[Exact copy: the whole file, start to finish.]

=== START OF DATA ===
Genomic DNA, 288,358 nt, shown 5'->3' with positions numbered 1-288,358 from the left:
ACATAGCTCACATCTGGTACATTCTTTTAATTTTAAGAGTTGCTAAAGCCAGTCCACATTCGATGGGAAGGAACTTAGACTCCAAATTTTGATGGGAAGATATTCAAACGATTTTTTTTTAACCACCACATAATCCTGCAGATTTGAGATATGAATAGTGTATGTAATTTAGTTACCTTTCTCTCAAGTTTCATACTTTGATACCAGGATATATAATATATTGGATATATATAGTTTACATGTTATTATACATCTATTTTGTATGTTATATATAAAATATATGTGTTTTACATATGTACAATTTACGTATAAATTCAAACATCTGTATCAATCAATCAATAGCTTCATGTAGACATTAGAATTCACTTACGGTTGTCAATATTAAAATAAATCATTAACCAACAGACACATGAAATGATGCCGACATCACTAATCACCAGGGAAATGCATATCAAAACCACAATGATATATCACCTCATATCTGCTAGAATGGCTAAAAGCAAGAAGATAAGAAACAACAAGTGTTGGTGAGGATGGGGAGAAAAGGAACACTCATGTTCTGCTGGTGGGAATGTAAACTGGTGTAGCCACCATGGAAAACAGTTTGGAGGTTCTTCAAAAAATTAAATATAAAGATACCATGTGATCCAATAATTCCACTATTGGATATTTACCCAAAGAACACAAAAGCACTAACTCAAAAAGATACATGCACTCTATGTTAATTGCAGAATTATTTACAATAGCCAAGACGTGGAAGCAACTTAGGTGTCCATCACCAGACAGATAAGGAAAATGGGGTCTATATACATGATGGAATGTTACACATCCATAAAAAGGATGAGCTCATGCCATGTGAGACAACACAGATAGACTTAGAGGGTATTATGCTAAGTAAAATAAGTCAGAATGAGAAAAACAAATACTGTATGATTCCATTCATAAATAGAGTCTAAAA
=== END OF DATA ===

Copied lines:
Genomic DNA, 288,358 nt, shown 5'->3' with positions numbered 1-288,358 from the left:
ACATAGCTCACATCTGGTACATTCTTTTAATTTTAAGAGTTGCTAAAGCCAGTCCACATTCGATGGGAAGGAACTTAGACTCCAAATTTTGATGGGAAGATATTCAAACGATTTTTTTTTAACCACCACATAATCCTGCAGATTTGAGATATGAATAGTGTATGTAATTTAGTTACCTTTCTCTCAAGTTTCATACTTTGATACCAGGATATATAATATATTGGATATATATAGTTTACATGTTATTATACATCTATTTTGTATGTTATATATAAAATATATGTGTTTTACATATGTACAATTTACGTATAAATTCAAACATCTGTATCAATCAATCAATAGCTTCATGTAGACATTAGAATTCACTTACGGTTGTCAATATTAAAATAAATCATTAACCAACAGACACATGAAATGATGCCGACATCACTAATCACCAGGGAAATGCATATCAAAACCACAATGATATATCACCTCATATCTGCTAGAATGGCTAAAAGCAAGAAGATAAGAAACAACAAGTGTTGGTGAGGATGGGGAGAAAAGGAACACTCATGTTCTGCTGGTGGGAATGTAAACTGGTGTAGCCACCATGGAAAACAGTTTGGAGGTTCTTCAAAAAATTAAATATAAAGATACCATGTGATCCAATAATTCCACTATTGGATATTTACCCAAAGAACACAAAAGCACTAACTCAAAAAGATACATGCACTCTATGTTAATTGCAGAATTATTTACAATAGCCAAGACGTGGAAGCAACTTAGGTGTCCATCACCAGACAGATAAGGAAAATGGGGTCTATATACATGATGGAATGTTACACATCCATAAAAAGGATGAGCTCATGCCATGTGAGACAACACAGATAGACTTAGAGGGTATTATGCTAAGTAAAATAAGTCAGAATGAGAAAAACAAATACTGTATGATTCCATTCATAAATAGAGTCTAAAA